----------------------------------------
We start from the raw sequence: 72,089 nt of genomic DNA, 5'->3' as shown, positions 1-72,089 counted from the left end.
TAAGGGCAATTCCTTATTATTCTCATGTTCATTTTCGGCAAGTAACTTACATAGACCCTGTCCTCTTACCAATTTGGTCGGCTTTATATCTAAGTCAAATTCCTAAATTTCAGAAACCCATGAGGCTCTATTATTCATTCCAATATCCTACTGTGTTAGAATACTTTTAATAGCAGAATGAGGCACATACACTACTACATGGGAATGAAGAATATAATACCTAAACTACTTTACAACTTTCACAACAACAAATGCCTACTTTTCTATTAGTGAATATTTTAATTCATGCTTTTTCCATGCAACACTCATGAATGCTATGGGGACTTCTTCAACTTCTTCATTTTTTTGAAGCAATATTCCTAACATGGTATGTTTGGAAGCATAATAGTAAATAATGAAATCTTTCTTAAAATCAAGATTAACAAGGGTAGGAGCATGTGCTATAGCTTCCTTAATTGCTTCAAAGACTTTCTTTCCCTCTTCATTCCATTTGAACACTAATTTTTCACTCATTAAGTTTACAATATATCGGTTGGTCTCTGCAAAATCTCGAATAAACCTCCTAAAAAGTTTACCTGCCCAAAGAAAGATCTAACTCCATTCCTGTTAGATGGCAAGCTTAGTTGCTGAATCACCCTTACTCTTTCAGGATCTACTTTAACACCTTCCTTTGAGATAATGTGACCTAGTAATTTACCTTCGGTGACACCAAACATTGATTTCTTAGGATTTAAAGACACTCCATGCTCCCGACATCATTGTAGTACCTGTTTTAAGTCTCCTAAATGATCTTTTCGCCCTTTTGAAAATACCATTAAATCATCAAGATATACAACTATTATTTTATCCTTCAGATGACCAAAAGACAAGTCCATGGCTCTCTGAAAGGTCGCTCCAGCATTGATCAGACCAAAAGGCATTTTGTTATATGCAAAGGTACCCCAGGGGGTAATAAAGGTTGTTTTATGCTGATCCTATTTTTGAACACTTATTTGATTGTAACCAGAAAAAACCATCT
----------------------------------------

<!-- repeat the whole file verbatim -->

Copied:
We start from the raw sequence: 72,089 nt of genomic DNA, 5'->3' as shown, positions 1-72,089 counted from the left end.
TAAGGGCAATTCCTTATTATTCTCATGTTCATTTTCGGCAAGTAACTTACATAGACCCTGTCCTCTTACCAATTTGGTCGGCTTTATATCTAAGTCAAATTCCTAAATTTCAGAAACCCATGAGGCTCTATTATTCATTCCAATATCCTACTGTGTTAGAATACTTTTAATAGCAGAATGAGGCACATACACTACTACATGGGAATGAAGAATATAATACCTAAACTACTTTACAACTTTCACAACAACAAATGCCTACTTTTCTATTAGTGAATATTTTAATTCATGCTTTTTCCATGCAACACTCATGAATGCTATGGGGACTTCTTCAACTTCTTCATTTTTTTGAAGCAATATTCCTAACATGGTATGTTTGGAAGCATAATAGTAAATAATGAAATCTTTCTTAAAATCAAGATTAACAAGGGTAGGAGCATGTGCTATAGCTTCCTTAATTGCTTCAAAGACTTTCTTTCCCTCTTCATTCCATTTGAACACTAATTTTTCACTCATTAAGTTTACAATATATCGGTTGGTCTCTGCAAAATCTCGAATAAACCTCCTAAAAAGTTTACCTGCCCAAAGAAAGATCTAACTCCATTCCTGTTAGATGGCAAGCTTAGTTGCTGAATCACCCTTACTCTTTCAGGATCTACTTTAACACCTTCCTTTGAGATAATGTGACCTAGTAATTTACCTTCGGTGACACCAAACATTGATTTCTTAGGATTTAAAGACACTCCATGCTCCCGACATCATTGTAGTACCTGTTTTAAGTCTCCTAAATGATCTTTTCGCCCTTTTGAAAATACCATTAAATCATCAAGATATACAACTATTATTTTATCCTTCAGATGACCAAAAGACAAGTCCATGGCTCTCTGAAAGGTCGCTCCAGCATTGATCAGACCAAAAGGCATTTTGTTATATGCAAAGGTACCCCAGGGGGTAATAAAGGTTGTTTTATGCTGATCCTATTTTTGAACACTTATTTGATTGTAACCAGAAAAAACCATCT